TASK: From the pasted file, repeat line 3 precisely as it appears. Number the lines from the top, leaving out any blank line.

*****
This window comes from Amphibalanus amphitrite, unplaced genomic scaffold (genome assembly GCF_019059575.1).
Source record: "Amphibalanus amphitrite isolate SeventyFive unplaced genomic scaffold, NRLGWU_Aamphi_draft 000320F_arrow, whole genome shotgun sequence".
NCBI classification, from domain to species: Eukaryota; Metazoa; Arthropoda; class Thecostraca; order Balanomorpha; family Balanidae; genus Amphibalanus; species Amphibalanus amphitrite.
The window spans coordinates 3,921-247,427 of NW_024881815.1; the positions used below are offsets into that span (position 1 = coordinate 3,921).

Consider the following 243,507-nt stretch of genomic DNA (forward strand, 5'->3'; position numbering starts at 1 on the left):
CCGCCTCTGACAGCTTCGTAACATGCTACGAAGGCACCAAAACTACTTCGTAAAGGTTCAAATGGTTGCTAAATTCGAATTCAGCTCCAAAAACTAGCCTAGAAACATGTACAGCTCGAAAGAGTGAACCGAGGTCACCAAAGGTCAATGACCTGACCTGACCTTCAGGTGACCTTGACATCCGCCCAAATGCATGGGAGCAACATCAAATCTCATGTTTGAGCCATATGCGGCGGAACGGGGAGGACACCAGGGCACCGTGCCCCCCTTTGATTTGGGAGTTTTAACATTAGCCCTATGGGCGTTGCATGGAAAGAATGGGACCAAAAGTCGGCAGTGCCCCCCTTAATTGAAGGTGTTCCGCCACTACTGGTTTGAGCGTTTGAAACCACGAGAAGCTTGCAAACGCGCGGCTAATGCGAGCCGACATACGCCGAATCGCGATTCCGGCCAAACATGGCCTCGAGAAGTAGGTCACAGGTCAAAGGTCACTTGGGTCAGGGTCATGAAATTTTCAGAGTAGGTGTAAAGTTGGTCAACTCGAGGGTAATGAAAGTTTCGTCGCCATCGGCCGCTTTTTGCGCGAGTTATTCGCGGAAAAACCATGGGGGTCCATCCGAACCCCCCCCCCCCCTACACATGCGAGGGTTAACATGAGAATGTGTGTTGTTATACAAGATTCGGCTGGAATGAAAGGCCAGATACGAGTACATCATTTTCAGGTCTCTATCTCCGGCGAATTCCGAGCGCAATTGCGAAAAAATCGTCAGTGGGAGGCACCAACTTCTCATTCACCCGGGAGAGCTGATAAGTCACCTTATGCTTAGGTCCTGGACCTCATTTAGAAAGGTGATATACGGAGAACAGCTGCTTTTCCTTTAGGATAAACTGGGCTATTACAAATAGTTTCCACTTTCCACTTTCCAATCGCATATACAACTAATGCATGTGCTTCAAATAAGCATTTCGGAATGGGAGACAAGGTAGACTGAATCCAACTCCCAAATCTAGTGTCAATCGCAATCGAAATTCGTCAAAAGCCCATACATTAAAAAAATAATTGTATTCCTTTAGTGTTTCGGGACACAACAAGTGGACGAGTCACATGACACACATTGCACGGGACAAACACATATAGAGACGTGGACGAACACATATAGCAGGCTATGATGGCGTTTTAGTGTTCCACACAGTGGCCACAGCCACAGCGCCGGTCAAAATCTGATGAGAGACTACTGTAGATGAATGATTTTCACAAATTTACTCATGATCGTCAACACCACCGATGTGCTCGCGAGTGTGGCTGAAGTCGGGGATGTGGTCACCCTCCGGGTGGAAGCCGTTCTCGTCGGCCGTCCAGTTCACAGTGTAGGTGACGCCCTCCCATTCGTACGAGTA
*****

NCBI classification, from domain to species: Eukaryota; Metazoa; Arthropoda; class Thecostraca; order Balanomorpha; family Balanidae; genus Amphibalanus; species Amphibalanus amphitrite.